Thanks, Elizabeth. Actually, it's not 3D printing of electronics, but printing of 3D electronics; the 3D printing applies to the wing they're printed on. Optomec's process parallels any other printed electronics, except that it's done in 3D instead of 2D. As we describe in the article, the printing technique is also called conformal printing, meaning it conforms to the surface it's printed on. When the Optomec print engine gets integrated into a 3D printer, then perhaps you could say the circuits are 3D printed.
This would be a real breakthroug and it's pretty incredible how close widespread use of this type of production just might be. Thanks for staying on top of it, Ann. It seems amazing that this could be possible, and I do wonder, however, how 3D printing all components of electrocnics might affect the quality of those products.
Thanks, Rob. Much of what I write about in 3D printing and robotics, although it may seem like the future, is actually only around the corner. I don't know about you, but my definition of "future" is getting more immediate and less distant.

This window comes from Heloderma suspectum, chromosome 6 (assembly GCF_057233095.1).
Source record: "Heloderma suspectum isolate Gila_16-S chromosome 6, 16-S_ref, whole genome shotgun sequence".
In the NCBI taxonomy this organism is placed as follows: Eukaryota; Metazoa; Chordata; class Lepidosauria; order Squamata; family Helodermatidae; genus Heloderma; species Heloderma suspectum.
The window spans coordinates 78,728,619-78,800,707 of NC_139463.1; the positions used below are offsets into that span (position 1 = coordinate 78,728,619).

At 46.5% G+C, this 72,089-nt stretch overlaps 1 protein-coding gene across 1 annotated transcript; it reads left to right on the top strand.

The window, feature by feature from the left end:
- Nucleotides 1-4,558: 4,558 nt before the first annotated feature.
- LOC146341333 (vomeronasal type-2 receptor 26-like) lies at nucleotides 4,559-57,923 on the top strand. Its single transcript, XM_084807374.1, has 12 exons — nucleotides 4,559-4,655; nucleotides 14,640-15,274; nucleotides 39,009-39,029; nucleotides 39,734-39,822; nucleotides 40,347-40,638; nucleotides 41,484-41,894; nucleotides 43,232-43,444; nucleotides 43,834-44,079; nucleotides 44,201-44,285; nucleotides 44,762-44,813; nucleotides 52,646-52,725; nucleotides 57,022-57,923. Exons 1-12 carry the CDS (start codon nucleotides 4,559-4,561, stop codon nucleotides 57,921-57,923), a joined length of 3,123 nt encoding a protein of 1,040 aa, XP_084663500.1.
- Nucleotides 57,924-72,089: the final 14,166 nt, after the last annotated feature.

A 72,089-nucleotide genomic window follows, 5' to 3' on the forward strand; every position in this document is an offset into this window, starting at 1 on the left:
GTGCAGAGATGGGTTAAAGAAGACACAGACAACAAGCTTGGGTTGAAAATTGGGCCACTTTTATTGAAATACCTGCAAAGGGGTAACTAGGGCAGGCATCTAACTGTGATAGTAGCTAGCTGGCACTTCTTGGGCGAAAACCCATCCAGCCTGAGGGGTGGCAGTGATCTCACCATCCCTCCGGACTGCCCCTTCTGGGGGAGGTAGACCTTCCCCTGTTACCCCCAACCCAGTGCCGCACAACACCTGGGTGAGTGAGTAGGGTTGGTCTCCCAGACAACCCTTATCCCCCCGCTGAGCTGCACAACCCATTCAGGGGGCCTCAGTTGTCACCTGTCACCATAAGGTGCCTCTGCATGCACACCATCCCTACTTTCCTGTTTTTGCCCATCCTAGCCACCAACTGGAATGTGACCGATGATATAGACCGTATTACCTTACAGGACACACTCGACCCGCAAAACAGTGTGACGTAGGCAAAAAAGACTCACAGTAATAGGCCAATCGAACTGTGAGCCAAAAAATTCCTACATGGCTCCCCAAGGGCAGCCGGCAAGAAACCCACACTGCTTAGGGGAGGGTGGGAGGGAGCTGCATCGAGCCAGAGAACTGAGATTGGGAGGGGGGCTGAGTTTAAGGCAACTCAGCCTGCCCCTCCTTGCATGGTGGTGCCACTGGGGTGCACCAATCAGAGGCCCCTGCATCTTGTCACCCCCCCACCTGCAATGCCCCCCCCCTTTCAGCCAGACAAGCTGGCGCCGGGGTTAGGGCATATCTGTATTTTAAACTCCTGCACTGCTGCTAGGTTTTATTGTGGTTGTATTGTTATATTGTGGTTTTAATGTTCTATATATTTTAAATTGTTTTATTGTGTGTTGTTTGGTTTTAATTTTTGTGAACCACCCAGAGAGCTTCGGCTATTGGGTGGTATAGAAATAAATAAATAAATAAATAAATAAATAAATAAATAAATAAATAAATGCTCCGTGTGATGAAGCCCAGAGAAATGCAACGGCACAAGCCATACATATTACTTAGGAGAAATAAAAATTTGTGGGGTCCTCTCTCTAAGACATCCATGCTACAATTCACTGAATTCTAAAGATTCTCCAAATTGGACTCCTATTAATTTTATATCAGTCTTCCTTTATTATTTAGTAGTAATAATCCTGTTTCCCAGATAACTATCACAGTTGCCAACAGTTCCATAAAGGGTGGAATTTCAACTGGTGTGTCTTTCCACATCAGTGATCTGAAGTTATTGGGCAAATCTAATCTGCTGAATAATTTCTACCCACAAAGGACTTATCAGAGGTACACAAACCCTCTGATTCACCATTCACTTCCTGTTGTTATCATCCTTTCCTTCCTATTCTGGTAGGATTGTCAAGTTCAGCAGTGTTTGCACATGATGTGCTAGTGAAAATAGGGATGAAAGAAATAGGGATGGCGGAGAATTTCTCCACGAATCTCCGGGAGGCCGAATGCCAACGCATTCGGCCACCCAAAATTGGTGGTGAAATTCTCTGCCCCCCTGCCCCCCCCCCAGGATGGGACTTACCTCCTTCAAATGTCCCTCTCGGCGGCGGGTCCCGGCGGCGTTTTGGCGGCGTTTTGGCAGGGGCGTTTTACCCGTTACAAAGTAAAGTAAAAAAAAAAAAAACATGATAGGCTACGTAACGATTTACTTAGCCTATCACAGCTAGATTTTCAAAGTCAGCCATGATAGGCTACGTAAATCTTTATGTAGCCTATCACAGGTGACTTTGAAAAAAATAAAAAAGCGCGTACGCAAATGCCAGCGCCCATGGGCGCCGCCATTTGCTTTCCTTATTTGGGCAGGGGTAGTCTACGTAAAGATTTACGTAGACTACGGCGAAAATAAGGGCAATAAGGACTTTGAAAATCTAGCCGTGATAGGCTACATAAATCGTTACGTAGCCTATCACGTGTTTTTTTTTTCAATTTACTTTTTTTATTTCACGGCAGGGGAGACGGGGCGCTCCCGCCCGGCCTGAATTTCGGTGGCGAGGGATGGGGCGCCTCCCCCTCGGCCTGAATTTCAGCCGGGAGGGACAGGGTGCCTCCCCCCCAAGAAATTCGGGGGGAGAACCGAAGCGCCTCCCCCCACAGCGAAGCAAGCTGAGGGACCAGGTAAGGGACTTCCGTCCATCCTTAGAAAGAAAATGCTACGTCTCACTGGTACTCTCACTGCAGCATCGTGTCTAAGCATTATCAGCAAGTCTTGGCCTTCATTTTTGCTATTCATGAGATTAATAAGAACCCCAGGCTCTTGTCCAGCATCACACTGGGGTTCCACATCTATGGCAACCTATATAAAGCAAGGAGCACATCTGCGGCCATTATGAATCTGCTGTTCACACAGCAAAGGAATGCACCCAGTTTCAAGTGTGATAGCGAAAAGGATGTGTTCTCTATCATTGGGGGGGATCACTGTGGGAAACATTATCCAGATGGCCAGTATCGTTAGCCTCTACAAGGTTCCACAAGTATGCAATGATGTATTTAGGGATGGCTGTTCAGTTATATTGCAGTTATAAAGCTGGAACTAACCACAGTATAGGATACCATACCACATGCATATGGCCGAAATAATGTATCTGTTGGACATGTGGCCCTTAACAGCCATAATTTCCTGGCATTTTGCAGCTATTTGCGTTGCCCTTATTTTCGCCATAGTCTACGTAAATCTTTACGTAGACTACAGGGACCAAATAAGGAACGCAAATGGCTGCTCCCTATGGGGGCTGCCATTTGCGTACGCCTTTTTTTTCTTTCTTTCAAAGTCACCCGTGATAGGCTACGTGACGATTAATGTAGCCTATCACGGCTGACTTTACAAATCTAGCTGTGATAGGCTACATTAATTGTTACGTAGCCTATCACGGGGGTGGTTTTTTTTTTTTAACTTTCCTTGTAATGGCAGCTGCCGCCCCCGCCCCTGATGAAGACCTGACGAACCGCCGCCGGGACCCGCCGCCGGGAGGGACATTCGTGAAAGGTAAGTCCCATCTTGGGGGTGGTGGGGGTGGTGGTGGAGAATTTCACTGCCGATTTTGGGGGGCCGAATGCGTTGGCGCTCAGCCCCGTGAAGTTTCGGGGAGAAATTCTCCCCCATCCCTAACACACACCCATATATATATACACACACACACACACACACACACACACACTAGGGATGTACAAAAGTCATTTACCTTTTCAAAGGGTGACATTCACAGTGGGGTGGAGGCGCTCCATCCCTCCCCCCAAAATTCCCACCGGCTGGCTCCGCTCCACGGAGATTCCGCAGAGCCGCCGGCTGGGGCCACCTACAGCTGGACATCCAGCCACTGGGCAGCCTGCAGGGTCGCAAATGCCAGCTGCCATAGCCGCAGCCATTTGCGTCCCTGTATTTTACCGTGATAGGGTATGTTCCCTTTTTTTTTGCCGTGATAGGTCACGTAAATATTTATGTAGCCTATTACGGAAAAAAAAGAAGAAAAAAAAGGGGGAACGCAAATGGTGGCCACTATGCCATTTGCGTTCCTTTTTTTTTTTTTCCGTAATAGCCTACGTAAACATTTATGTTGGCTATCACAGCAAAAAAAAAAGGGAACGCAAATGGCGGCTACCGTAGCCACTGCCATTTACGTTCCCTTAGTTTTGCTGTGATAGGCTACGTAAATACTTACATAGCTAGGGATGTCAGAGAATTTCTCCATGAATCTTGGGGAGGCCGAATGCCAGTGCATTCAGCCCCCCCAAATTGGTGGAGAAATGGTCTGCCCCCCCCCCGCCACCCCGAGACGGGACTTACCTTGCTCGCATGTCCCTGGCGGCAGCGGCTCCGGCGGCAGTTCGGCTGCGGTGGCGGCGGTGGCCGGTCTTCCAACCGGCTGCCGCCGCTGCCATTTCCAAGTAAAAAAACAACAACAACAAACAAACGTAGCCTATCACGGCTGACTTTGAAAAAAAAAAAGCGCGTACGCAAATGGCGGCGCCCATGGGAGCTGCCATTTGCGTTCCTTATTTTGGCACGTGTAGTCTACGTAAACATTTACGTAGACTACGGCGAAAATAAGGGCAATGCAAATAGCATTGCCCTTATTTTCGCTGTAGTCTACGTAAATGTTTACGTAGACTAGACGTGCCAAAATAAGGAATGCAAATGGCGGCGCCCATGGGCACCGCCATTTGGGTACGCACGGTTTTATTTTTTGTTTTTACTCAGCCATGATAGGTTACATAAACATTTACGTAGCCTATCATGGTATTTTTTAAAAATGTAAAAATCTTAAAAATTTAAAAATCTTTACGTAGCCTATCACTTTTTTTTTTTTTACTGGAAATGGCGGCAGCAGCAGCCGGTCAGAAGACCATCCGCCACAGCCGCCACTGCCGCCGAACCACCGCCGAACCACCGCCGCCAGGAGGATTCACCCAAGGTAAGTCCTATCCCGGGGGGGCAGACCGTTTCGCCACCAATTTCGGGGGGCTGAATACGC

Truchard will be presented the award at the 2014 Golden Mousetrap Awards ceremony during the co-located events Pacific Design & Manufacturing, MD&M West, WestPack, PLASTEC West, Electronics West, ATX West, and AeroCon.
In a bid to boost the viability of lithium-based electric car batteries, a team at Lawrence Berkeley National Laboratory has developed a chemistry that could possibly double an EV’s driving range while cutting its battery cost in half.
For industrial control applications, or even a simple assembly line, that machine can go almost 24/7 without a break. But what happens when the task is a little more complex? That’s where the “smart” machine would come in. The smart machine is one that has some simple (or complex in some cases) processing capability to be able to adapt to changing conditions. Such machines are suited for a host of applications, including automotive, aerospace, defense, medical, computers and electronics, telecommunications, consumer goods, and so on. This discussion will examine what’s possible with smart machines, and what tradeoffs need to be made to implement such a solution.